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 Reworking Sachs shock ...

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usedtobefast
Grignapoco
Grignapoco
usedtobefast

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Join date : 2018-08-28

PostSubject: Re: Reworking Sachs shock ...    Tue Jan 08, 2019 8:12 pm

Scot p wrote:
Be careful I went down that road lookig for springs for my tuono, CBR1000xx springs should have done it but turns out the stock Honda springs were rising rate and also too long to work with the spacers I had...

Race Tech series 5818 springs are for our bikes.  The compatibility stuff I've posted (big/full list a ways back, & shorter "good target rate springs" just above) all use the same Race Tech 5818 springs.  So a person with a 06 GSXR 750 or 2003 R1 or GRiSO would order the same spring from Racetech.  So the flip side, those 2 example stock GSXR & R1 springs should fit our GRiSO's.  I've already done this with my 9.5 06 GSXR 750 spring, fits perfectly.  

But I guess your point is a bike from this list might have a progressive spring, whereas the Racetech 5818 series is a straight rate.  Guess that could happen.  But the length and inner diameter should all be fine.  And as I pointed out, at some higher spring rates, the springs get too thick (overall outer diameter) to fit our GRiSO's.  Since I'm 155lbs I haven't looked into that upper limit, I think it is up there like for a 250lb rider or so.  

For the GSXR spring, it was a straight rate.  For the R1, looking at the pics on eBay, it looks like a straight rate spring.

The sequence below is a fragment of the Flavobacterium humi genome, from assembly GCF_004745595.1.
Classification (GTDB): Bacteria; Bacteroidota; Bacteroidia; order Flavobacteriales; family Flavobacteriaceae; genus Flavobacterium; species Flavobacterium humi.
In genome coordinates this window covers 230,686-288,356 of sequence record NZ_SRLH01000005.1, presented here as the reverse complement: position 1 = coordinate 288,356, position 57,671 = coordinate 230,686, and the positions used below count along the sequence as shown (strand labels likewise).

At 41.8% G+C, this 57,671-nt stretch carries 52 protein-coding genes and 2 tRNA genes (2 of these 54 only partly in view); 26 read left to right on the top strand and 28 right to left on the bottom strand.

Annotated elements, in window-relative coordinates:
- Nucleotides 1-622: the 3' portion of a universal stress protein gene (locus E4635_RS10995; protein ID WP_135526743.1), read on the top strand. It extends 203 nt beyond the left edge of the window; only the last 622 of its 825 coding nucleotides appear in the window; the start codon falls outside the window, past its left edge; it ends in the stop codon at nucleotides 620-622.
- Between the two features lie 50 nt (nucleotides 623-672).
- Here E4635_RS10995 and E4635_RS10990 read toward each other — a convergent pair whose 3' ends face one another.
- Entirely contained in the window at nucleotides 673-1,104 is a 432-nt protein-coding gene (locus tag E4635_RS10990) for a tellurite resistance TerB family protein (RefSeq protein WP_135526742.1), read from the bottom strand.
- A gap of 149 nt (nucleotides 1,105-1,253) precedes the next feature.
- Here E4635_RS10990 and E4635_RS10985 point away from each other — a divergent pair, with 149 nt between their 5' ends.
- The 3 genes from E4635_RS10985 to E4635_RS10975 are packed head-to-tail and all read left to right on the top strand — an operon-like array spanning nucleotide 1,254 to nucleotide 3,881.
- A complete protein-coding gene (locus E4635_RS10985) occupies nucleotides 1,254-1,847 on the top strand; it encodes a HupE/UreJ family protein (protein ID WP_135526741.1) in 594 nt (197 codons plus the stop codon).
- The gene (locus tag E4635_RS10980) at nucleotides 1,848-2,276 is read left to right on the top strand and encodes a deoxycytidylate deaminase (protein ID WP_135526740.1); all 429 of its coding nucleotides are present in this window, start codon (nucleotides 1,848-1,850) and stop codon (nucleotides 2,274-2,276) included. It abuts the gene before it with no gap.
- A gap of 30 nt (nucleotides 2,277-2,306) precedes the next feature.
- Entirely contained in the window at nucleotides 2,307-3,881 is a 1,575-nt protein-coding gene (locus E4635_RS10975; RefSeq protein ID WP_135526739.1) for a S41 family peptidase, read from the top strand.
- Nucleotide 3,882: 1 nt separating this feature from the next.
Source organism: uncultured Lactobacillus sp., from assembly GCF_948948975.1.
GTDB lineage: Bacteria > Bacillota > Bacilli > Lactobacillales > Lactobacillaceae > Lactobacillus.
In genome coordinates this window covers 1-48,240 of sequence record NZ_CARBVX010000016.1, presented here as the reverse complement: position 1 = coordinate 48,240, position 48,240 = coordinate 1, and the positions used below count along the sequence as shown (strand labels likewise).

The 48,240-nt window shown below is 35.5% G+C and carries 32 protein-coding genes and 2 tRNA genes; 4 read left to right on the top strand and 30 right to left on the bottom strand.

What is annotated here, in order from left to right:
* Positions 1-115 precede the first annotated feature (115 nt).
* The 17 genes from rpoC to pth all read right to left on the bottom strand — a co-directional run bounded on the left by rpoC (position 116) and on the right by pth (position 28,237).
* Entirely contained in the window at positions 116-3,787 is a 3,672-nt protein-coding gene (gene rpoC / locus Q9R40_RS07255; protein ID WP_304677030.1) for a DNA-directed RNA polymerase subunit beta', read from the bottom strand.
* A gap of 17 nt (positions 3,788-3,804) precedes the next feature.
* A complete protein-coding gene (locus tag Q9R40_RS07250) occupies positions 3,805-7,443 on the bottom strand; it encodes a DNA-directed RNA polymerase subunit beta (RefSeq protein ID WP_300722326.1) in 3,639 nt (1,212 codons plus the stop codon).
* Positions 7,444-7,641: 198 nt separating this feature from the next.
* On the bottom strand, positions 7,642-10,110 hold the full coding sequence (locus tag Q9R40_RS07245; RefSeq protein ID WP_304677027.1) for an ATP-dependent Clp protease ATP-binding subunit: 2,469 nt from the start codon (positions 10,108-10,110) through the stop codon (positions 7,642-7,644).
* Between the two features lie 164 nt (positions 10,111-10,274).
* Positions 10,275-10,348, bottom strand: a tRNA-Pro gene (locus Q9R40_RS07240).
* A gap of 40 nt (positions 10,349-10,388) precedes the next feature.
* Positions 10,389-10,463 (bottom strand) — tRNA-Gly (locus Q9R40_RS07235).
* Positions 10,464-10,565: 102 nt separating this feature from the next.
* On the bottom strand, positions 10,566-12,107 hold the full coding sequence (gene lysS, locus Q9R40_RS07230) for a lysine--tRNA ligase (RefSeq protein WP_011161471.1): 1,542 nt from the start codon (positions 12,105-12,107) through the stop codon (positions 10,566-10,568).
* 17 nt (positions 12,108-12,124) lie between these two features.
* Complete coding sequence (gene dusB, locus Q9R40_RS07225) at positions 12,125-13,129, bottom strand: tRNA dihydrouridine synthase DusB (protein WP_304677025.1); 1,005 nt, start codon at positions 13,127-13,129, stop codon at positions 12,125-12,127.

For people that don't look at springs much Smile  , here is how to tell the difference:

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Whoa, those are big pics!  For the older eyesight challenged GRiSO riders.  Smile
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Pisano
Grignapoco
Grignapoco
Pisano

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PostSubject: Re: Reworking Sachs shock ...    Fri Jan 11, 2019 9:58 am

inspiring write up! ...thanks usedtobefast.

Did you ever figure out the function of the fastener ( circled in red below) ?  

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usedtobefast
Grignapoco
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usedtobefast

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PostSubject: Re: Reworking Sachs shock ...    Fri Jan 11, 2019 10:32 am

I'm assuming it is an oil bleed screw. So you can drain all the oil from the shock from there. And when I filled the shock, I had that screw out, and once only oil (no air) was coming out I screwed the screw back in.

But ... it seems most shocks of similar designs that do not have that screw. Seems like it is just a Sachs thing.

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usedtobefast
Grignapoco
Grignapoco
usedtobefast

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PostSubject: Re: Reworking Sachs shock ...    Fri Jan 18, 2019 8:36 pm

Phase II

So my $35 eBay 2003 R1 shock arrived ... looks like this:
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So I get out my ratchet tie down strap, confident with my process of pulling off springs ... but ... not so on the mighty R1!

The R1 has a 8.8 kg spring, the GSXR had a 9.5 that I got off.  BUT, the R1 does not have the "normal" spring preload rings I can unscrew.  It has that ramp preload thing.  So the "softest" setting is still a ride-able spring preload.   With the GRiSO & GSXR, I could unscrew those preload rings and almost release the tension on the spring.  No so with the R1.

So ... the R1 did some damage to my ratchet strap!  It ended up a bit mangled, and with the spring still on the R1 shock.  

Off to google to look into shock spring compressor tools.  

Racetech has a nice one, a bit painful $110, but they say "works for up to 8KG springs", nope.

MotionPro has a nice one, real painful $150.  Ouchie!

Then I run across these for $35:

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They have similar ones on eBay and Amazon for less, but Tusk is the RockyMountainATV&MC brand, they are great to deal with, and support Blake Baggett in super-x and moto-x, so I ordered the Tusk brand.